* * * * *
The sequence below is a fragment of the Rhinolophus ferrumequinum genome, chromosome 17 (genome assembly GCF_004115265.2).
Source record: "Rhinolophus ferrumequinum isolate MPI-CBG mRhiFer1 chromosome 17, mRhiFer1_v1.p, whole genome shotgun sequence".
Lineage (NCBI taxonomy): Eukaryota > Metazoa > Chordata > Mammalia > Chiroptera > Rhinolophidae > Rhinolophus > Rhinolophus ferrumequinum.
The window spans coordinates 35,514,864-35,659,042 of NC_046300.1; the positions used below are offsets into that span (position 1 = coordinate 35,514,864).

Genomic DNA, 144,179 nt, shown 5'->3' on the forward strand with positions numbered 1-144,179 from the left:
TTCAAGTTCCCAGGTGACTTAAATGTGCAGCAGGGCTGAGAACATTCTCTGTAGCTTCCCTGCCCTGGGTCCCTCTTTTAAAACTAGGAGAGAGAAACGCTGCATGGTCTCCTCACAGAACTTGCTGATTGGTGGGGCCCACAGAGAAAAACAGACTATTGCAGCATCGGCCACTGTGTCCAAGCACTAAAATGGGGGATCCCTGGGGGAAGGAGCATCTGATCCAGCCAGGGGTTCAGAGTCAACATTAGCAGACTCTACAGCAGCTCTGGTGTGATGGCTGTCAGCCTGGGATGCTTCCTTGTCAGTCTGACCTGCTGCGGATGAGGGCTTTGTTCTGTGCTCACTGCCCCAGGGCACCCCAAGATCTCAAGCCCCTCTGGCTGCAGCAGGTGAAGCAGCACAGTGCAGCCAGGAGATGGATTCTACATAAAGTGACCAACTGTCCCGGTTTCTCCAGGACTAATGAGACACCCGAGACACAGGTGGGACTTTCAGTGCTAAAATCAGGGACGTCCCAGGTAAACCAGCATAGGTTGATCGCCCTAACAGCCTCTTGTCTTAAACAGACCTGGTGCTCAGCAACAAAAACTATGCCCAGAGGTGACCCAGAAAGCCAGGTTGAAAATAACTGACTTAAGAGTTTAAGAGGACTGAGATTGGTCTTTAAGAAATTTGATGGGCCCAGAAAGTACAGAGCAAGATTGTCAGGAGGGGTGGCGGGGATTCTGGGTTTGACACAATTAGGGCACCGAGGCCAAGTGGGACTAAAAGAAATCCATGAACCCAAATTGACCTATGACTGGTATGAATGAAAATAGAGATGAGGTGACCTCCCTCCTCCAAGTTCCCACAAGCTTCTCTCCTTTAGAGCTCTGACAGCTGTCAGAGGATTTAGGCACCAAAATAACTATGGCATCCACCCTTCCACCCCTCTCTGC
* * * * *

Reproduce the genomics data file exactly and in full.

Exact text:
The sequence below is a fragment of the Rhinolophus ferrumequinum genome, chromosome 17 (genome assembly GCF_004115265.2).
Source record: "Rhinolophus ferrumequinum isolate MPI-CBG mRhiFer1 chromosome 17, mRhiFer1_v1.p, whole genome shotgun sequence".
Lineage (NCBI taxonomy): Eukaryota > Metazoa > Chordata > Mammalia > Chiroptera > Rhinolophidae > Rhinolophus > Rhinolophus ferrumequinum.
The window spans coordinates 35,514,864-35,659,042 of NC_046300.1; the positions used below are offsets into that span (position 1 = coordinate 35,514,864).

Genomic DNA, 144,179 nt, shown 5'->3' on the forward strand with positions numbered 1-144,179 from the left:
TTCAAGTTCCCAGGTGACTTAAATGTGCAGCAGGGCTGAGAACATTCTCTGTAGCTTCCCTGCCCTGGGTCCCTCTTTTAAAACTAGGAGAGAGAAACGCTGCATGGTCTCCTCACAGAACTTGCTGATTGGTGGGGCCCACAGAGAAAAACAGACTATTGCAGCATCGGCCACTGTGTCCAAGCACTAAAATGGGGGATCCCTGGGGGAAGGAGCATCTGATCCAGCCAGGGGTTCAGAGTCAACATTAGCAGACTCTACAGCAGCTCTGGTGTGATGGCTGTCAGCCTGGGATGCTTCCTTGTCAGTCTGACCTGCTGCGGATGAGGGCTTTGTTCTGTGCTCACTGCCCCAGGGCACCCCAAGATCTCAAGCCCCTCTGGCTGCAGCAGGTGAAGCAGCACAGTGCAGCCAGGAGATGGATTCTACATAAAGTGACCAACTGTCCCGGTTTCTCCAGGACTAATGAGACACCCGAGACACAGGTGGGACTTTCAGTGCTAAAATCAGGGACGTCCCAGGTAAACCAGCATAGGTTGATCGCCCTAACAGCCTCTTGTCTTAAACAGACCTGGTGCTCAGCAACAAAAACTATGCCCAGAGGTGACCCAGAAAGCCAGGTTGAAAATAACTGACTTAAGAGTTTAAGAGGACTGAGATTGGTCTTTAAGAAATTTGATGGGCCCAGAAAGTACAGAGCAAGATTGTCAGGAGGGGTGGCGGGGATTCTGGGTTTGACACAATTAGGGCACCGAGGCCAAGTGGGACTAAAAGAAATCCATGAACCCAAATTGACCTATGACTGGTATGAATGAAAATAGAGATGAGGTGACCTCCCTCCTCCAAGTTCCCACAAGCTTCTCTCCTTTAGAGCTCTGACAGCTGTCAGAGGATTTAGGCACCAAAATAACTATGGCATCCACCCTTCCACCCCTCTCTGC